nigel burwood


At Saunton Sands

The waves have broken
On this superb beach
For millions of years
Each one perfect.


Over Kettle Bay

Late afternoon today
wispy clouds
over Kettle Bay.
Like the wings of a rib cage
puffed with pipe smoke.
Like I say,

I don’t like the word,
it’s not a word I’d choose,
too hackneyed, flat,
over used.

I reached to the sky
for another word,
yet nothing else got near,
wispy is what they were,
very, very wispy.


Afternoon Man

About to press the bell
at the ground floor flat,
I saw Lotte’s body
through the forest of plants
that guarded the window.
Her body and another body,
rather too closely entwined.
Some morose afternoon man,
pigtailed around baldness.

I quietly absented myself.

There must be a German word,
for this feeling –
an equal measure
of jealousy and relief.


Never Said a Bad Word

At the funerals of those who died too early,
well before their time (a short innings)
I usually hear the dead man described as
having ‘never said a bad word about anyone’
and sometimes it is true.

I hear it so often that
it seems that saying bad words
about people is the secret of a long life.

Is it meekness or genuine niceness
that holds our dead man back?
Does he feel that if he put people down
they would do the same?
And why does he spend his afternoons in drinking clubs?


Where is Fantomas?

At that time Fantomas haunted
the places and passages of Paris,
always disguised, always a man
–sometimes two men.
The hack author Igor Larsen,
(“Two Eggs on my Plate,”)
or the poet assassin Lassenaire,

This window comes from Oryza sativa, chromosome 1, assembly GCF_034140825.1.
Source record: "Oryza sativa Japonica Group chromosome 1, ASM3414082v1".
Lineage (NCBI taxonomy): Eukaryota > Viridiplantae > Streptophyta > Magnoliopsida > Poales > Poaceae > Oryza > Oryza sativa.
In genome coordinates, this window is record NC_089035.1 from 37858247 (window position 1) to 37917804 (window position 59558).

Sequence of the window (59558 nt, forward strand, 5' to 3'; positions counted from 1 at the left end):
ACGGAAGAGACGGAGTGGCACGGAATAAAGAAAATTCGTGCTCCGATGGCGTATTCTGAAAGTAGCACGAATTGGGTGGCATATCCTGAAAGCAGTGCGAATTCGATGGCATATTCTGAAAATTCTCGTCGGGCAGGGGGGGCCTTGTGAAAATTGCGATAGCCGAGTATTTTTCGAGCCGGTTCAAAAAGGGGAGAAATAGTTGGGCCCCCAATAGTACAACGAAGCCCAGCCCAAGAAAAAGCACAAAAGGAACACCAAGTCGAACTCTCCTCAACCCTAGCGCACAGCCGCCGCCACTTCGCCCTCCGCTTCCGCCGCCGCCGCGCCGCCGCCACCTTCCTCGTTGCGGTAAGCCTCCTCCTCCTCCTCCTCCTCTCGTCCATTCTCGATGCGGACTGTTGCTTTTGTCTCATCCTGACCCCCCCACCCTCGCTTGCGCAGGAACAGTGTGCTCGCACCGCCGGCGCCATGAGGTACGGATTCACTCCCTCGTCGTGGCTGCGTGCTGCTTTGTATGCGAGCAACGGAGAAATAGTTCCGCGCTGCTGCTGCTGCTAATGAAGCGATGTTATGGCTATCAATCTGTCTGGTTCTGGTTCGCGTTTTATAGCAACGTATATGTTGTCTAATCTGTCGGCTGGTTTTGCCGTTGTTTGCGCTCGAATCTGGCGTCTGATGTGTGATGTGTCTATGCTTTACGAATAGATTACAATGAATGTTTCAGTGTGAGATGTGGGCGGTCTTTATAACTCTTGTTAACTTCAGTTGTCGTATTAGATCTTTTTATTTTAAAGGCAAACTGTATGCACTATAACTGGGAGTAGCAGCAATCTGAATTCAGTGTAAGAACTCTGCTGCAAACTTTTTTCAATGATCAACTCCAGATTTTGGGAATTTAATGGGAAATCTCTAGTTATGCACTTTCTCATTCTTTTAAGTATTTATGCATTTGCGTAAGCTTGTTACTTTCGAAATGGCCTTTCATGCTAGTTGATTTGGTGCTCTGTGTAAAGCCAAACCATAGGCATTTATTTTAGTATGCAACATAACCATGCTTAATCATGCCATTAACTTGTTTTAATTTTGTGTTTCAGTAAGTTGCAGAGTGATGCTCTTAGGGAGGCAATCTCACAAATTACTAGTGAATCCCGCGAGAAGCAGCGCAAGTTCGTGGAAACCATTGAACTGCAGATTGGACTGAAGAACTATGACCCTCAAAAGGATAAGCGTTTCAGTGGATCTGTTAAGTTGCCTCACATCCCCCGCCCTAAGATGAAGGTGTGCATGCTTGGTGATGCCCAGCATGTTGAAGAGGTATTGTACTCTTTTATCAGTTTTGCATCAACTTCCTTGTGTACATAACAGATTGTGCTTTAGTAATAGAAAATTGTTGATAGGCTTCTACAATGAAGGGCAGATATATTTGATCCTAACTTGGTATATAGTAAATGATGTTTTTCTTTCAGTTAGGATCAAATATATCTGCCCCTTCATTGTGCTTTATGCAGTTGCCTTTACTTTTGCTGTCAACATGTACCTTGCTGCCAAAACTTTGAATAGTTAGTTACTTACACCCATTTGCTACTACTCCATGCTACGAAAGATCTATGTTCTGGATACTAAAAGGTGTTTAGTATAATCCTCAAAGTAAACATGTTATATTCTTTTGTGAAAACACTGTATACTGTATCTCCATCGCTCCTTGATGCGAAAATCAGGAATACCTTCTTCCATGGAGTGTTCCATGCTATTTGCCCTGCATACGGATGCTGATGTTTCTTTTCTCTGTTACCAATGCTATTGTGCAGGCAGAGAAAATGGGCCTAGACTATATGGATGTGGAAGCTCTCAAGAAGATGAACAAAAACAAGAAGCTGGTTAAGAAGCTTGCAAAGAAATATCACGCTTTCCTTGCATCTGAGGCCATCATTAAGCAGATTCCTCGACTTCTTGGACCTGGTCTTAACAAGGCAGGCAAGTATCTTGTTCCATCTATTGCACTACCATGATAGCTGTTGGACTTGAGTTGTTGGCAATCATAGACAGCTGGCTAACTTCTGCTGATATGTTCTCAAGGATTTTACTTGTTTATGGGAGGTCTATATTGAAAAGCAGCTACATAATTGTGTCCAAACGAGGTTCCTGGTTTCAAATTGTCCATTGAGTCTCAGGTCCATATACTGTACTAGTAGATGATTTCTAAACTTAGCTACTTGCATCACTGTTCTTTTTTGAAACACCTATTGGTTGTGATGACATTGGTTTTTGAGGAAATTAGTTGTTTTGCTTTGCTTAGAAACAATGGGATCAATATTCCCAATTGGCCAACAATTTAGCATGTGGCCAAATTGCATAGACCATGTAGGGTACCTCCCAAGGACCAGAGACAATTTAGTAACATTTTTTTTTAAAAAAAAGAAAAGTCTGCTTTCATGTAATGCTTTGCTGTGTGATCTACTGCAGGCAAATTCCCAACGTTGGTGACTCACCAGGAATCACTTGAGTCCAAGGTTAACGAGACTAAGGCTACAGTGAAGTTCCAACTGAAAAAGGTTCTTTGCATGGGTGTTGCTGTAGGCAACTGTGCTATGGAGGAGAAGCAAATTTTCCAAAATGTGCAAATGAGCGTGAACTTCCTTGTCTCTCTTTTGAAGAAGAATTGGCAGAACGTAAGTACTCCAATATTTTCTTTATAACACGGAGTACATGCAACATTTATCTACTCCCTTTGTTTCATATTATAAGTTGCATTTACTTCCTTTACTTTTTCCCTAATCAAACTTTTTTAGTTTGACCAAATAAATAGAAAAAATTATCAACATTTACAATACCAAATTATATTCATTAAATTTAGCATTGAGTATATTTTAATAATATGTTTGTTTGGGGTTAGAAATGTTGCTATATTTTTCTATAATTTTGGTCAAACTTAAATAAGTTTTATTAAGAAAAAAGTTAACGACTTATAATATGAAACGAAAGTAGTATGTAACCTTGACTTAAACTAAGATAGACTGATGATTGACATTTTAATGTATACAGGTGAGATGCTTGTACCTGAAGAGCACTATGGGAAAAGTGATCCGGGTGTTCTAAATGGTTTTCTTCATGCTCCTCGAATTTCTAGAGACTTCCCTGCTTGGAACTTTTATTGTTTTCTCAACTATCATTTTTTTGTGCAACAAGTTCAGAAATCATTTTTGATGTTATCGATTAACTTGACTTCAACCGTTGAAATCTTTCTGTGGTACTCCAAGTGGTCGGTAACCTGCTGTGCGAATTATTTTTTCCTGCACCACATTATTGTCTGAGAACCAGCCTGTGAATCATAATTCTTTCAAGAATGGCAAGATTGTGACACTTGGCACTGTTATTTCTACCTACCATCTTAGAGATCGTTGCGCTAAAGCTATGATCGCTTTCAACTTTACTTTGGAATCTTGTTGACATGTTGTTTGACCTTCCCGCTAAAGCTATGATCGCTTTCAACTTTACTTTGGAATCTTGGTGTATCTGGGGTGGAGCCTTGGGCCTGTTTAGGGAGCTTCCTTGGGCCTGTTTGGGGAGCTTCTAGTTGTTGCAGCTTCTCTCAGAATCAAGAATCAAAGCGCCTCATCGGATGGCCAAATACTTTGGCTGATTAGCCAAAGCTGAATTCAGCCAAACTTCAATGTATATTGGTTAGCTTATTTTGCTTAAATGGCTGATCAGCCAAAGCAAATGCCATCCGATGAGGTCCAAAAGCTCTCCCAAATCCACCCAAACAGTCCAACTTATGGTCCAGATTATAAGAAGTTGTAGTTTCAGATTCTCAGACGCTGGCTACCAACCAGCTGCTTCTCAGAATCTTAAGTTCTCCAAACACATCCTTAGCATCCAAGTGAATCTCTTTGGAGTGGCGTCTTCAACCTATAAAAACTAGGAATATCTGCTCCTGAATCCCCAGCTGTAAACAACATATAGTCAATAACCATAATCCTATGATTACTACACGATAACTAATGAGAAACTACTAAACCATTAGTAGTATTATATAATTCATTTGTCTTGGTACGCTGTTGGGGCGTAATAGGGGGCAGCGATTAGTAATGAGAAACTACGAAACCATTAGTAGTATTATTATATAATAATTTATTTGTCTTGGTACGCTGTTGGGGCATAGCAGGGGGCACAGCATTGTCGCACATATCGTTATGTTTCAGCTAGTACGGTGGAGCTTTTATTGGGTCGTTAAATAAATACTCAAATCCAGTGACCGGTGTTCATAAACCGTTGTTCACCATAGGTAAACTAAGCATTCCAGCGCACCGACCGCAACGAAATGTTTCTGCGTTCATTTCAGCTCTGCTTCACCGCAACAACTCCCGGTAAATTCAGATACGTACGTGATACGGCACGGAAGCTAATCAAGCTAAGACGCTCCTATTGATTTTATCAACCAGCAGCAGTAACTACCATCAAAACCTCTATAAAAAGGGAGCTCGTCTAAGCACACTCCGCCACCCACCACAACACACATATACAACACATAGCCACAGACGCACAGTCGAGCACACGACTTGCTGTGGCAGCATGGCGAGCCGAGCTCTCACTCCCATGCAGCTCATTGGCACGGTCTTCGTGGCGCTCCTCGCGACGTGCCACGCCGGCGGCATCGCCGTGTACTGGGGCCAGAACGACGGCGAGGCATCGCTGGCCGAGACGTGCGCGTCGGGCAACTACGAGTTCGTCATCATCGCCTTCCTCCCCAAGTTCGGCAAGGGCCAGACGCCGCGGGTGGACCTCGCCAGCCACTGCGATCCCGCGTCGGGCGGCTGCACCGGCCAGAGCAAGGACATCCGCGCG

elegant criminal of the Seizieme.
Untraceable, unseizable-
sometimes a frail old man,
the pedantic antiquaire Loupart,
or Lord Mortimer-
a tweedy English bounder,
wiry, whiskered, springing from the dark.
Everywhere and nowhere,
untraceable, unseizable,
but never for an instant himself,
a feat beyond his incredible power.



A peevish quarrel breaks out
On the sullen streets
Of Middle Europe.
Arms and ammunition
Move towards the point of tension.
Exotic weaponry, smart bombs
And dumb soldiers
Rolling through the outskirts.

Amongst the pock-marked high rises
They play the joyless killing games,
The hand that held the Game Boy
Now guides the missiles
Into the heart of the crowd.


En Route

En route to Milan
Some photographers told me
“Stay at the Julia
It’s really cool.
Writers, artists, models
Hang out there.”

I don’t object to models
But I’ll stay in uncool places
Like the Fenice
At the wrong end of Corso Buenos Aires,
Vast crumbly rooms
Slightly doomed air
(But so have I)
Cheaper than the Julia too.

These hip places
Overrate themselves
Act as if they are doing you a favour.
I discovered the Fenice
I deem it cool.

(I might have a drink at the Julia.)



A war hero kills his roundheel bride,
in ocean winds under glistening palms.
Rain falls on her body,
darkens her dark dress,
draws blood along her black hair.
Lightning reveals the stoic face
of a shamus sleuthing in a hotel garden,
his scarred jaw, his laconic teeth.

At a night club in the bay hills,
singers wear slinky dresses
with sparkle and sheen and have long hair
and dark glowing eyes like Veronica Lake.
Lust and longing perfume the air,
where the svelte girls torch-sing about lost love
and the utter impossibility of happiness.

A lot depends on a heartsick gangster
driving down a dark mountain road
in a long white Lincoln.

Later all the good and bad people
shoot one another in a dirty garage.


Dark Car Theory

Only a part of the secret
is ever revealed.
It happened on 85
just past Cupertino.
A dark car is closing in behind me
at high speed on the crowded highway
in dying light.
Pulling over to let it by
I slow down and glimpse
a secret running under the world,
the dark car theory,
the demon is multiplied,
the meek are twice meek,
the unlit car will weave fast
through the shining safe cars.
Take care, those who most need
to take care cannot.

The racer tears into the future,
he had been useful
to demonstrate the theory.


In fern

In the middle course of my life
Having strayed from the straight path
I got lost in a dark wood.
Luckily I was carrying a mobile phone.



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